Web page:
Diabetic Medications and Dental Procedures
Following on from our previous post, this is article three in our “Medication and Dental Surgery: How your medical history influences treatment decisions“ series. This article discusses diabetes and how it influences dental treatment with regards on how to take your diabetic medications.
If you are coming to NQ Surgical Dentistry to have an extraction or surgical procedure under local anaesthesia (oral injections), you should take your normal medication and eat your normal food intake. There should be no need for any change to your diabetic medication. If you have a blood sugar monitor, please bring it with you to your surgical appointment to do a test both before and on completion of your procedure.
If you are going to be treated at a day surgery unit and receiving a general anaesthetic for the extraction or surgery and you have been told to fast for 6 hours before your general anaesthetic, your usual medication dose will have to be modified to ensure your blood sugar level does not become too low when you fast. In most cases diabetic patients are treated at the start of the morning operating list to make their blood sugar management less complex. The majority of diabetic patients will have an understanding of their diabetic management and will know their usual blood sugar values. It would be best to discuss the management of blood sugar with Dr. Priestland well before the date of surgery. For longer procedures, Dr Priestland will involve the anaesthetist in your diabetic management around the time of your surgery and you will then be assured of a stable blood sugar despite the need for a period of fasting.
Some diabetic patients may have their surgery planned at the practice under a local anaesthetic with intravenous sedation. If this is the case, fasting is required before sedation and therefore diabetic medication dose may be altered. It is important to discuss this part of your care with Dr Priestland well before the date of surgery. If you have a blood sugar monitor, please bring it with you to your surgical appointment to do a test both before and on completion of your procedure.
It is important that diabetic patients perform home monitoring of their blood sugar level after surgery. While the level will fluctuate during the day and night and after food, it is best to limit the range of this fluctuation. A stable and well-controlled blood sugar is safer and will place a diabetic patient at less risk of health complications.
Healing after surgery in diabetics need not be a problem if their blood sugar is stable. A patient with a widely fluctuating level will be far more likely to suffer from post-operative infection and delayed healing.
Avoiding an infection is therefore especially important for diabetics. For this reason, Savacol mouthwash (containing Chlorhexidine 0.2%) must be used as a gentle mouth bath for 2 minutes every morning and night after brushing the teeth for 3 days before surgery (if possible) and for 10 days after surgery. This will help to control the vast numbers of bacteria that exist in the mouth and thereby reduce the chance of infection.
It is best not to “swish” the mouthwash around the mouth vigorously. If you “swish” around you may open up the stitches or disturb the surgical site and the blood clot that has formed. If the blood clot is lost from the extraction socket, then the tooth socket can become a food trap. Consequently, bacteria and food accumulate and an infection may occur leading to a “dry socket”. A dry socket is characterised by increasing severe pain, usually arising 3-7 days after surgery. Usually, the gum surrounding the extraction site is very tender.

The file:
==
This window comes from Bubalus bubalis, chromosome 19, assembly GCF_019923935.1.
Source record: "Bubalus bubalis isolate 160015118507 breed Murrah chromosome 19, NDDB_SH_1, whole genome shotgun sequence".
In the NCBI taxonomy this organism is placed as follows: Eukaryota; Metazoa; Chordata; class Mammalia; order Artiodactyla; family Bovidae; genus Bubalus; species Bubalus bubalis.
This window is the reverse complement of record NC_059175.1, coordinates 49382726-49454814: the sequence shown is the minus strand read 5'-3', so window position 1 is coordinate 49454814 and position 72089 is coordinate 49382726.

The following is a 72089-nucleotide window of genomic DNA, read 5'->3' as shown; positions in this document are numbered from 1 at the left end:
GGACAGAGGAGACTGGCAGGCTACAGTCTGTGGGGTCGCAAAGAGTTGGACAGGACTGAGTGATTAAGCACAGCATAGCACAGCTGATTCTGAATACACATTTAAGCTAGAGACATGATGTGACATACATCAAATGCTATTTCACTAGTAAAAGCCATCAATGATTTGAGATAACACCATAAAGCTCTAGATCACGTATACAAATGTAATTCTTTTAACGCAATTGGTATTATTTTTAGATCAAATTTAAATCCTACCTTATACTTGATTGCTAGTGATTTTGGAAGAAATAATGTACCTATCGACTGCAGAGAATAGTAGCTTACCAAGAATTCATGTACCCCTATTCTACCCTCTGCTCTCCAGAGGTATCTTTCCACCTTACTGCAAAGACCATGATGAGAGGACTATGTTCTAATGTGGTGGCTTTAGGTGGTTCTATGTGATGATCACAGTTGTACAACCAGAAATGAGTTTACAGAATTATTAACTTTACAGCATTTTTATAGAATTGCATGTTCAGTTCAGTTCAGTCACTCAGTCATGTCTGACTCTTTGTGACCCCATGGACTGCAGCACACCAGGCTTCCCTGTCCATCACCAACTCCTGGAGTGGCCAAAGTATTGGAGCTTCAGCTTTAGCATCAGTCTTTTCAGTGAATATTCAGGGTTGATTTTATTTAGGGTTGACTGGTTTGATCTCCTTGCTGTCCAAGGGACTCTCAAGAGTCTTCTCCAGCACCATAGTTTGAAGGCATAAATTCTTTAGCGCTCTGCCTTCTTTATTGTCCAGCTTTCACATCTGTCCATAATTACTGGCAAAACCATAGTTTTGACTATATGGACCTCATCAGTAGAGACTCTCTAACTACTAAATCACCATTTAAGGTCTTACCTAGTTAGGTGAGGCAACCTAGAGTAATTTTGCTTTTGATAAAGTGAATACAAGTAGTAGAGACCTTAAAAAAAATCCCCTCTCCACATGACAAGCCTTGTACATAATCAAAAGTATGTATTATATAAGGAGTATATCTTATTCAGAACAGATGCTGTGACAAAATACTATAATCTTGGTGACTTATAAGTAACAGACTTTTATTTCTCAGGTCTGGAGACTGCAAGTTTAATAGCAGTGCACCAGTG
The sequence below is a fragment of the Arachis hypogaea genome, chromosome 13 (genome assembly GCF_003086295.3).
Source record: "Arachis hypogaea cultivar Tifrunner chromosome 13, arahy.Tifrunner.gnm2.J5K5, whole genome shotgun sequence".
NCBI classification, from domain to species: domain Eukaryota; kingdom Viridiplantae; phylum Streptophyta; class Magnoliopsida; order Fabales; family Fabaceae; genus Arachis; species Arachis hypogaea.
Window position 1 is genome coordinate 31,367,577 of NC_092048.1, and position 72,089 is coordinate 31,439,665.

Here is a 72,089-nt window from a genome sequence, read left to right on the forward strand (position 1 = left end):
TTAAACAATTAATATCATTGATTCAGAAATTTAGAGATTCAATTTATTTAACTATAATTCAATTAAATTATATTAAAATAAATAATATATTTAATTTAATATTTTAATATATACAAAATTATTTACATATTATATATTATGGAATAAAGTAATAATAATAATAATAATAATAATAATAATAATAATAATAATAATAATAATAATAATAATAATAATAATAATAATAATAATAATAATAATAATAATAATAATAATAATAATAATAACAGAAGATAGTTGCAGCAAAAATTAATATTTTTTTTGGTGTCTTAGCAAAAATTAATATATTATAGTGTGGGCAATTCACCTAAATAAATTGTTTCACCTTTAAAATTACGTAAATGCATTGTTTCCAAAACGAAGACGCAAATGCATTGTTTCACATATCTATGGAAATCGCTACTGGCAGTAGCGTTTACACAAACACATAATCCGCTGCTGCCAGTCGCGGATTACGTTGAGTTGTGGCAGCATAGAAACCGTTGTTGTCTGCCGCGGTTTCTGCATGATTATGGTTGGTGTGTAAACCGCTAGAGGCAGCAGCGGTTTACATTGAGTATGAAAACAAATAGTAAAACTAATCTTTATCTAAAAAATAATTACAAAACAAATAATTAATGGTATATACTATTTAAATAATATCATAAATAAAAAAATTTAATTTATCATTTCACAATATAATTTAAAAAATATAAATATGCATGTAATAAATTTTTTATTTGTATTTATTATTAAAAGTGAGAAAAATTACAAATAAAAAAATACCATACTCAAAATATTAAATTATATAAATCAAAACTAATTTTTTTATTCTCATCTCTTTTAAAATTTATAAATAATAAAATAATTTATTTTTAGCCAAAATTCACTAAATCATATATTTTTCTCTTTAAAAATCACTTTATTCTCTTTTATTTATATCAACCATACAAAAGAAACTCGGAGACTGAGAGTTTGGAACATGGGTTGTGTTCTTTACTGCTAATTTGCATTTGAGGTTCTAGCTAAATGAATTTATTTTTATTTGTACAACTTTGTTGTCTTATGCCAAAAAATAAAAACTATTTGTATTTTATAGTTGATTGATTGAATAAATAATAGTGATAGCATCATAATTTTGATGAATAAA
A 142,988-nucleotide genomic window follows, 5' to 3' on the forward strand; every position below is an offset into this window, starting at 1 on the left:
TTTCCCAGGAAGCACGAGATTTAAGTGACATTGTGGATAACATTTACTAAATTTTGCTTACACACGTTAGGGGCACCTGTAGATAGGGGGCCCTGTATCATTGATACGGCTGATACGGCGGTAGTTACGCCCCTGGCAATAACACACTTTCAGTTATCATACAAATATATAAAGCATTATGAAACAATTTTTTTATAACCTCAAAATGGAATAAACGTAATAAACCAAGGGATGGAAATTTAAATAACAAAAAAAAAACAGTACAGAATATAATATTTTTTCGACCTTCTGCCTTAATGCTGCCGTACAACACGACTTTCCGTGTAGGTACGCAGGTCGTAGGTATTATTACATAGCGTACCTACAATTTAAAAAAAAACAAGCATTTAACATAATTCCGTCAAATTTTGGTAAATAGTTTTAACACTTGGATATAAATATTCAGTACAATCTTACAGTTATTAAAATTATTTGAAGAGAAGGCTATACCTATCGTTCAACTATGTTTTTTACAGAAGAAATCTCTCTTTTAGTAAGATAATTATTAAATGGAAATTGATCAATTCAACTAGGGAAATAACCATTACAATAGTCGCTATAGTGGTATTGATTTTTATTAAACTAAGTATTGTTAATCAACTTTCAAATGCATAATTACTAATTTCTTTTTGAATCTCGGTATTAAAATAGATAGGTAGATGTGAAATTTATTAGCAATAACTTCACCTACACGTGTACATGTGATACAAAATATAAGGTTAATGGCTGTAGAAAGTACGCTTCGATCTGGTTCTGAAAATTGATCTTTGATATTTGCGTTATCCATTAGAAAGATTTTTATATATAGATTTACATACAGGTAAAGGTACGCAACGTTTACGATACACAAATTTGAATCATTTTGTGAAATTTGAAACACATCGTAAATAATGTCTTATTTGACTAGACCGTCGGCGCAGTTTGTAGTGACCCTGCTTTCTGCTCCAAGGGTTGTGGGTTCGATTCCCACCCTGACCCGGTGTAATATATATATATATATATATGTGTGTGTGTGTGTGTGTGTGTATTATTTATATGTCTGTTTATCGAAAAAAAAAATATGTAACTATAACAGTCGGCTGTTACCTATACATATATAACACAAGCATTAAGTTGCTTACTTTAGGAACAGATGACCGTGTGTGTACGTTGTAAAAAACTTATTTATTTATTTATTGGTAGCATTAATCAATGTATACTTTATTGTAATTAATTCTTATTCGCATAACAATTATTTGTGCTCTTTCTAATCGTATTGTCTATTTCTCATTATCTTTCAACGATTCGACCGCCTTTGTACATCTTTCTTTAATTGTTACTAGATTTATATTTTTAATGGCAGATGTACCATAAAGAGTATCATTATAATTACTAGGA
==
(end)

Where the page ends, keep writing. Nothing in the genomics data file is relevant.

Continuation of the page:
Dry sockets are easy to treat but you will need to call the practice (normal working hours from Mon to Thu 0800-1730 call 4725 1656) or call Dr Priestland’s mobile number outside these hours (his number is to be found on the post-operative instruction leaflet you were given at your consultation appointment and on the practice business and appointment cards).
You will need to make an appointment to return as soon as we can see you to gently flush out any accumulated food particles and then Dr Priestland will place a dry socket dressing called Alvogyl, into the infected tooth socket. Within 30 minutes much of the pain will have been eliminated and over the next 24-48 hours the dressing will treat the infection.
We advise all diabetic patients to follow the advice they will have received from their own doctor and from their diabetic nurse concerning the management of their diabetes. Diet is an important part of diabetic control and medication is a support therapy to maintain health. But good dietary decisions are the foundation of successful diabetic management.
If you are a diabetic patient unsure of any of these instructions or worried about developments since your treatment please contact us.
Other posts in this series
- Medication and Dental Surgery: How your medical history influences treatment decisions
- Osteoporosis medication influences dental extractions and dental surgery
- Diabetes and dental treatment or surgery
- Dental extractions and surgery after radiation therapy of the head and neck
- Knee or hip replacement surgery influences future dental management
- The influence of cardiac disease on dental management
- Anticoagulant and anti-platelet medications influence management of dental extractions and dental surgery
- Angina (heart-related chest pain) medications and dental treatment
- Codeine sensitivity or allergy
- Patients who routinely take steroid medications